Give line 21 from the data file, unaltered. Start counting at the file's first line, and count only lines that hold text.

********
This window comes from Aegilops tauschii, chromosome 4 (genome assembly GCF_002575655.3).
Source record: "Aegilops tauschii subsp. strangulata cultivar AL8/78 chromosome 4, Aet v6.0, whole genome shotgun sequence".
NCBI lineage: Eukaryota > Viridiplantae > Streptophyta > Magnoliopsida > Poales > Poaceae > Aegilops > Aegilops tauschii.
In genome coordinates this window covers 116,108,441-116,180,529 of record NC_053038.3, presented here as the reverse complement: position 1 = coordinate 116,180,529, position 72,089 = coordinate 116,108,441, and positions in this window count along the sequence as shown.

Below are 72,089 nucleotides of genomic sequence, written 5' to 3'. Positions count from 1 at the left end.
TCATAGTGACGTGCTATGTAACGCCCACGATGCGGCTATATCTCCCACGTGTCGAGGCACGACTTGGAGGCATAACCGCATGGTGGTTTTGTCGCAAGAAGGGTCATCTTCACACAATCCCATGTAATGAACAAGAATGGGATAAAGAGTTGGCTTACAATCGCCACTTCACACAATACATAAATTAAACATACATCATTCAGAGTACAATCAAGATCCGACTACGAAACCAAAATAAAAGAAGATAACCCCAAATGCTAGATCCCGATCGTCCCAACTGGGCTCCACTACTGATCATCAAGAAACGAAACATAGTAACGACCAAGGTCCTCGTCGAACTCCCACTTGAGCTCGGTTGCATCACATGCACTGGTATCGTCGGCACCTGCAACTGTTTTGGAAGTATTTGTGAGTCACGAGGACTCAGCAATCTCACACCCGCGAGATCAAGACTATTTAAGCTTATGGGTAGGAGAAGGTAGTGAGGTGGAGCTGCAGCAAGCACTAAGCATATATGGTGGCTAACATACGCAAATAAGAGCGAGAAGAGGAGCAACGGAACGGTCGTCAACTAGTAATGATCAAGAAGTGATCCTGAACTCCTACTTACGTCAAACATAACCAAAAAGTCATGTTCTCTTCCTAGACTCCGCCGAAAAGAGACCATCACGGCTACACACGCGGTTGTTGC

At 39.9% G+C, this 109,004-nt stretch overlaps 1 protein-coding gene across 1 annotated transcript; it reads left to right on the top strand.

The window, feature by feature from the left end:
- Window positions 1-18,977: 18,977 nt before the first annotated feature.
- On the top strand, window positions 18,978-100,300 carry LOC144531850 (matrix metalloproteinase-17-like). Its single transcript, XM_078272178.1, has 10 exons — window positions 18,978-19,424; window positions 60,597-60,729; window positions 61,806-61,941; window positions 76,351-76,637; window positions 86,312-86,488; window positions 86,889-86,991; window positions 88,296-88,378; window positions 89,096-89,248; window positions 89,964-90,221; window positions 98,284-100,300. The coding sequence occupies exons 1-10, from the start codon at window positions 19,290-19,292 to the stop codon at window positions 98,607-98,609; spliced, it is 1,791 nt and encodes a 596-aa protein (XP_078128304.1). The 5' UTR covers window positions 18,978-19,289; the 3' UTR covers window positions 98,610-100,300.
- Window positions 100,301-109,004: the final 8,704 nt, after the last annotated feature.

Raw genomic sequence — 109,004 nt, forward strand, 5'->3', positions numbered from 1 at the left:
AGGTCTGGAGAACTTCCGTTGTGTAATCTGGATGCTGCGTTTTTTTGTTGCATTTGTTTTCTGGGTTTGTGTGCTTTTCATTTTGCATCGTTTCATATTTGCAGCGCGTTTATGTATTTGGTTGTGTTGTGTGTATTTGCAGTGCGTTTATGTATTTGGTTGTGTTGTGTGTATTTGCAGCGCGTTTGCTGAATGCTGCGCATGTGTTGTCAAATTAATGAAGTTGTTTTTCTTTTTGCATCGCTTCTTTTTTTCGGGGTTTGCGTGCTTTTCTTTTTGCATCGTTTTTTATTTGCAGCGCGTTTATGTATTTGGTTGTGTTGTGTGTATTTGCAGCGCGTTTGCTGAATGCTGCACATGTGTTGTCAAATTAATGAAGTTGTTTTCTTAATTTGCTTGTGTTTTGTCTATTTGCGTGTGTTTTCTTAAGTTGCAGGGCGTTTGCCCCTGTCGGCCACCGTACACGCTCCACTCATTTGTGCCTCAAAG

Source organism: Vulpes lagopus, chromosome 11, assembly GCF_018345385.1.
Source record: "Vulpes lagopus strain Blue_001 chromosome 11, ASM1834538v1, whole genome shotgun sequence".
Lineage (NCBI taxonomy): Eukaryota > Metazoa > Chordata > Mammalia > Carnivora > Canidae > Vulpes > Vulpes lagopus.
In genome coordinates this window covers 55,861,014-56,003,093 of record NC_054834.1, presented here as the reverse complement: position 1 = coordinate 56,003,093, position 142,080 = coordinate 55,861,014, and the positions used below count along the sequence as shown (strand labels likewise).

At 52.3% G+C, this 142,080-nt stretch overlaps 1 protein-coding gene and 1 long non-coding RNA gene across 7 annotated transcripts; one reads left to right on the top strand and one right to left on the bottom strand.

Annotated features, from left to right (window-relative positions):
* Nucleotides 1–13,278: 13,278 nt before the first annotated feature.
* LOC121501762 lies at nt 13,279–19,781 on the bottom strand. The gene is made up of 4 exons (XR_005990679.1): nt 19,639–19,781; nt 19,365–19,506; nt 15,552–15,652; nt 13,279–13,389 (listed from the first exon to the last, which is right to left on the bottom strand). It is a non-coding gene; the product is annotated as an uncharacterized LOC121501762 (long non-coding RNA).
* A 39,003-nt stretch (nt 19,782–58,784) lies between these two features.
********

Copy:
* LOC121501762 lies at nt 13,279–19,781 on the bottom strand. The gene is made up of 4 exons (XR_005990679.1): nt 19,639–19,781; nt 19,365–19,506; nt 15,552–15,652; nt 13,279–13,389 (listed from the first exon to the last, which is right to left on the bottom strand). It is a non-coding gene; the product is annotated as an uncharacterized LOC121501762 (long non-coding RNA).